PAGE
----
Palmerston North City Council has all but flushed an option to discharge its sewage completely to land, leaving Manawatū River communities downstream feeling snubbed again.
Foxton and Foxton Beach residents had given a clear message at a public meeting in Foxton last year - no more river discharge - and that land-based disposal was preferred.
PNCC has to come up with a new plan for their sewage and was aiming to have a resource consent application and a disposal method sorted by mid-2022.
Its representatives met with more than 200 people from the Foxton community last year - iwi, local body politicians, swimmers, and river users - as part of a consultation drive called Nature Calls.
After hearing from all stakeholders the message was clear - no more river discharge.
Despite that, an option for complete land-based sewage disposal was missing among a new refined list of options released for public consultation this week.
- Option One: Discharge to Manawatū River via wetland or land passage.
- Option Two: Hybrid discharge between land (55 per cent) and Manawatū River (45 per cent).
- Option Three: Discharge to ocean.
News that a complete land-based disposal option was not on the table has angered Foxton Beach resident Christina Paton, a long-time opponent of river discharge.
"We are being treated with contempt. We will not accept this," she said.
Paton was also critical of a consultation process that came with price tags, rather than concentrating on what was best for the environment.
"I don't think they are capable of dealing with this issue in an environmentally sound way and for that reason shouldn't be exercising an opinion," she said.
The latest Nature Calls consultation document did acknowledge that downstream users were opposed to continued river discharge.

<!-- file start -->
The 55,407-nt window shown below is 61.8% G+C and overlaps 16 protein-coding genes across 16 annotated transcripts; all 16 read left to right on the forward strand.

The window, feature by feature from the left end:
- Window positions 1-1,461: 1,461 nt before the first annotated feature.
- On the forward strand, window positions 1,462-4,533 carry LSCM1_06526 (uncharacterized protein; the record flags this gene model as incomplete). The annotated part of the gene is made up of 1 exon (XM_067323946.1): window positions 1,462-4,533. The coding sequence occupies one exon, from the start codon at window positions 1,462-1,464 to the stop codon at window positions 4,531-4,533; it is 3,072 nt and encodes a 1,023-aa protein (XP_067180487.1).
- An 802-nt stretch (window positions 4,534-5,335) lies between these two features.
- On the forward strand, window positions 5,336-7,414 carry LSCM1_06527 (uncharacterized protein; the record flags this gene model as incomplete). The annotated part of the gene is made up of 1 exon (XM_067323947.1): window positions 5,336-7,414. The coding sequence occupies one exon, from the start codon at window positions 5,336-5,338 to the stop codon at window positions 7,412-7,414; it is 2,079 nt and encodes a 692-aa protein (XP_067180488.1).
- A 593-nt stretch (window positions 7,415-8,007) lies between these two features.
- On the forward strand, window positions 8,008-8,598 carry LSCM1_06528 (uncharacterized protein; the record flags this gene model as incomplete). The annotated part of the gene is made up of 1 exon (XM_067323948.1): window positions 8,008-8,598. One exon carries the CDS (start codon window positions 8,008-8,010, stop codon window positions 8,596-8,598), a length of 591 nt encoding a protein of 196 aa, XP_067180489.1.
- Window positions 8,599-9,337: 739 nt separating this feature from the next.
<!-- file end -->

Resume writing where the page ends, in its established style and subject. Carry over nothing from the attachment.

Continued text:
"We know many members of our community and our neighbours in Horowhenua do not want treated wastewater in the Manawatū River," it said.
"People may refrain from recreational activities in the river as a result.
"The discharge of even highly treated wastewater could negatively impact the mauri (life force) of the river and impact the mana of iwi, who are kaitiaki (guardians) of the river.
"Achieving ever-increasing freshwater standards will be complex, but we do believe we have the right technology."
The current resource consent application was for the next 35 years and PNCC said it had finalised the best "practicable" options.
The area needed for land-based discharge had been estimated as needing to be larger than Palmerston North itself.
Palmerston North City Council gave an explanation for why it was not continuing to explore land-based disposal options in a media release this week.
"The discharge of treated wastewater completely to land is looking less feasible due to the large land area needed and the potential effects this option could have on community, individuals and activities already occurring in the region – eg, farming.
"The land required is bigger than the city's urban boundary and to acquire that level of land would be complex, and would also take away land for housing or agricultural purposes."
For those communities downstream, history was repeating itself. The last time PNCC had to apply for resource consent for discharge of its sewage was more than 20 years ago, and it embarked on a consultation drive then, called Wastewater 2006.
Locals would remember a packed Foxton Memorial Hall, and being shown two bottles by representatives of PNCC, one bottle less murky than the other, to illustrate the difference with improved sewage treatment methods.
Chants of "drink it, drink it" rang out around the hall.
The option for land-based disposal then was by far the most expensive of those put forward at the time, but with the benefit of hindsight it was much less than the estimated costs put forward for land-based disposal today.
The current period for submissions ends at 5pm on Sunday, May 9.